Saturday, December 15, 2012
The Dark Unwinding by Sharon Cameron
Katharine is a young woman who has been living as a ward of her aunt. She has been penniless since her parents died, so she is completely reliant upon her aunt, and her cousin in the future. Aunt Tulman demands that Katherine travel to the family estate in order to check on her Uncle, the current head of the estate. Rumor has it that he is not of sound mind, and he has been squandering the family money. Katherine's assignment is to have her uncle committed to an assignment, otherwise she will be turned out on the streets.
Her reception at the estate is less than friendly. All of the servants know why she is there, and they don't want to lose their jobs or have poor Uncle Tully sent to an asylum. Katharine puts up with a bit of abuse, but eventually makes an agreement that she will observe the estate and Uncle Tully for a month. Though she will still face the same dilemma, Katherine actually loosens up and starts to enjoy herself. She grows to care for her Uncle, a man who lives by a rigid set of rules and builds wonderful clockwork figures. He would obviously never survive in an asylum. She also learns that the estate employs hundreds of people rescued from dangerous factories. Unfortunately, she still has to think of herself. Her aunt and cousin could still end up seizing the estate and firing everyone, then casting her out.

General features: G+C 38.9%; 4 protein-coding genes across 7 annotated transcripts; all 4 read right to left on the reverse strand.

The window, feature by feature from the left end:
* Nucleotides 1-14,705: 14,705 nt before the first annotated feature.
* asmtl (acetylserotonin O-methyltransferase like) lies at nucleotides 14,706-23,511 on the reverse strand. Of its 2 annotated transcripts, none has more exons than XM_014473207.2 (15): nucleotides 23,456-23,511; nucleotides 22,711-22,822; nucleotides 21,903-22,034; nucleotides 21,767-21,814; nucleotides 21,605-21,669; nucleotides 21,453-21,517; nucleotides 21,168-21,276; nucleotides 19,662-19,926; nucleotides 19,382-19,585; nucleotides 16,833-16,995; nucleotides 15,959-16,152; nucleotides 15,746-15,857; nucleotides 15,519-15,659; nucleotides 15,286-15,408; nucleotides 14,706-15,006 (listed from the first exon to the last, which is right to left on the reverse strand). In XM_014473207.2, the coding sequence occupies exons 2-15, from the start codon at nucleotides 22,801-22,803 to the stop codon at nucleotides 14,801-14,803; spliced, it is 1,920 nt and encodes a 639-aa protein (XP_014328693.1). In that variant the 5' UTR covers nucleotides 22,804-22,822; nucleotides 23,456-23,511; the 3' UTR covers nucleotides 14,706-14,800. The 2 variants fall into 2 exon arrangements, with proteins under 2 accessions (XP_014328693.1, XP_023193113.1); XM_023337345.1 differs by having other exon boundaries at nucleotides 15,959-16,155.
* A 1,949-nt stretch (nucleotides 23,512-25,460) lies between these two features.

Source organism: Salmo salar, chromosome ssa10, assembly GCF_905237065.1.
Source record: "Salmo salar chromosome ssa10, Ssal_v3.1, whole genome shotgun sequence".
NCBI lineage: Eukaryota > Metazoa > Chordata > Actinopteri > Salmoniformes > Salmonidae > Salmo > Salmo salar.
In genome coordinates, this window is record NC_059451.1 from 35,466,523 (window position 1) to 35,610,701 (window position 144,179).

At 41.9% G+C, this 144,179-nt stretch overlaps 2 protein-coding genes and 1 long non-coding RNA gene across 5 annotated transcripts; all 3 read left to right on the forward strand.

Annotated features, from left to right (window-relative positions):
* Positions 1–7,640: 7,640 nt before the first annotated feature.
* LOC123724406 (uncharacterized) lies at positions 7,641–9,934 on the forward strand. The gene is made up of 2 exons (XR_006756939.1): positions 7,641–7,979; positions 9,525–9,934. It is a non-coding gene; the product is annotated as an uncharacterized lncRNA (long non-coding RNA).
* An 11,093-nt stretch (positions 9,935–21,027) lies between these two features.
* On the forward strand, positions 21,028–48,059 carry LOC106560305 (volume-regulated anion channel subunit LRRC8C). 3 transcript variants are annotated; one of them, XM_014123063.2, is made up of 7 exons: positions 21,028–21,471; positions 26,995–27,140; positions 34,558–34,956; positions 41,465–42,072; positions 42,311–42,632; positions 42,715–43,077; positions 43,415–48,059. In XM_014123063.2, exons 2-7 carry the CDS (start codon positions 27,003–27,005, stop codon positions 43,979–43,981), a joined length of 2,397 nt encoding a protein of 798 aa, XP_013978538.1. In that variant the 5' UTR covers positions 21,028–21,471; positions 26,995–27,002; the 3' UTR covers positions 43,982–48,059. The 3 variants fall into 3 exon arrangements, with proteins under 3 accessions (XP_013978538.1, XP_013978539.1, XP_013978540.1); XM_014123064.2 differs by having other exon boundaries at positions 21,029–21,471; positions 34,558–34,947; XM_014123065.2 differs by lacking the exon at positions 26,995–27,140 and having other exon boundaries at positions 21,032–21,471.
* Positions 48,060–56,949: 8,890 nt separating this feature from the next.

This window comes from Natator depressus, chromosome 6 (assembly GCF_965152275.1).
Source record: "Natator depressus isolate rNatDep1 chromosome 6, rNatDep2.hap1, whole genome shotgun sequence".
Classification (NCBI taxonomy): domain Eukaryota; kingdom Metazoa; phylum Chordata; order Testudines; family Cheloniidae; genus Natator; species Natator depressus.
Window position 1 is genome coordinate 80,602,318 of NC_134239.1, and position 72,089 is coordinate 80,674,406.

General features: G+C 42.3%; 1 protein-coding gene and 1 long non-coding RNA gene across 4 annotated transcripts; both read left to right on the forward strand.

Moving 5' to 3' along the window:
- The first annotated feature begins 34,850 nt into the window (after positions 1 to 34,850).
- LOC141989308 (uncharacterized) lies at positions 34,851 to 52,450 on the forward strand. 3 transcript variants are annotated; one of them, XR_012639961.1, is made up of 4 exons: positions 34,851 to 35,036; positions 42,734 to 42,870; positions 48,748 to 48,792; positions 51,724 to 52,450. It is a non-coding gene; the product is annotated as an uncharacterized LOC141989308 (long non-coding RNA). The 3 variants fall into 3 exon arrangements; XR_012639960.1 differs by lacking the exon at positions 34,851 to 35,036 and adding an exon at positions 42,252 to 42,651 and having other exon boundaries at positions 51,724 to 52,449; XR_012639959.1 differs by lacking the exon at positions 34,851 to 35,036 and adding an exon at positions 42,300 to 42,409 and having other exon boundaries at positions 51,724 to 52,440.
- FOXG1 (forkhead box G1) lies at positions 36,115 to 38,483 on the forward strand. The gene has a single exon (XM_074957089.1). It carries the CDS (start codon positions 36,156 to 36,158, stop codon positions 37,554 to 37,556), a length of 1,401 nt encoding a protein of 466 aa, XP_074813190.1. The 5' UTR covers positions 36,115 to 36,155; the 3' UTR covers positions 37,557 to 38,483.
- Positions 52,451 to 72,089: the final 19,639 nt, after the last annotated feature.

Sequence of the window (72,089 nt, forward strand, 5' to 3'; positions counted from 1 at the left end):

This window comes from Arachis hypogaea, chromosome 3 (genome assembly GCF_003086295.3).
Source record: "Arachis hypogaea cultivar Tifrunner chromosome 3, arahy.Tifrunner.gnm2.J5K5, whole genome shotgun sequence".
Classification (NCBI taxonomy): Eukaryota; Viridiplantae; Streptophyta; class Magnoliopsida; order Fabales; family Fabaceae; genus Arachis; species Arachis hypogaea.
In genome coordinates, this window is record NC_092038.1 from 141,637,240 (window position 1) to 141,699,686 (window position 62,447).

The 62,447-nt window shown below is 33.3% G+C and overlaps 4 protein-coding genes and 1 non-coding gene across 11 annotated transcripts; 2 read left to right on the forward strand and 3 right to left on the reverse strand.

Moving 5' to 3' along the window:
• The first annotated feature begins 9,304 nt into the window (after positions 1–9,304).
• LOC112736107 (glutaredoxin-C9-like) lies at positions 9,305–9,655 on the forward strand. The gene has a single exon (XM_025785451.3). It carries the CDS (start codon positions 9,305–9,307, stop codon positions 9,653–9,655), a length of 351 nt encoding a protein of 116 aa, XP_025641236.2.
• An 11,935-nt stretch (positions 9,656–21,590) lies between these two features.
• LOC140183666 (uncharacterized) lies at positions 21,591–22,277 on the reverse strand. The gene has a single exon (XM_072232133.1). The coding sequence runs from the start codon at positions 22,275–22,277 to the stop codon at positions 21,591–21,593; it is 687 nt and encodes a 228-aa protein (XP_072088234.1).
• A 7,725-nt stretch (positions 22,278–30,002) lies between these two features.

As soon as she arrives at the estate, Katharine is plagued by strange experiences. She hears phantom laughter in the hallways. She ends up losing consciousness randomly. She sleepwalks and harms herself in her sleep. Katharine soon starts to wonder if maybe she is the one who should be institutionalized.
The Dark Unwinding started out a bit slow for me, but once I got into it I loved it. I've read some very good stories this year, tales of young women in a historical context. I really liked Katharine. It's easy to sympathize with her situation, and to feel just as much excitement with the freedom she is allowed when she arrives at Uncle Tully's. I also love the relationship between Katharine and the servant Lane. The ending comes together almost too perfectly, but I've always been a sucker for a happy ending.
I received my copy of The Dark Unwinding from Netgalley, courtesy of Scholastic Press. It's available for purchase now.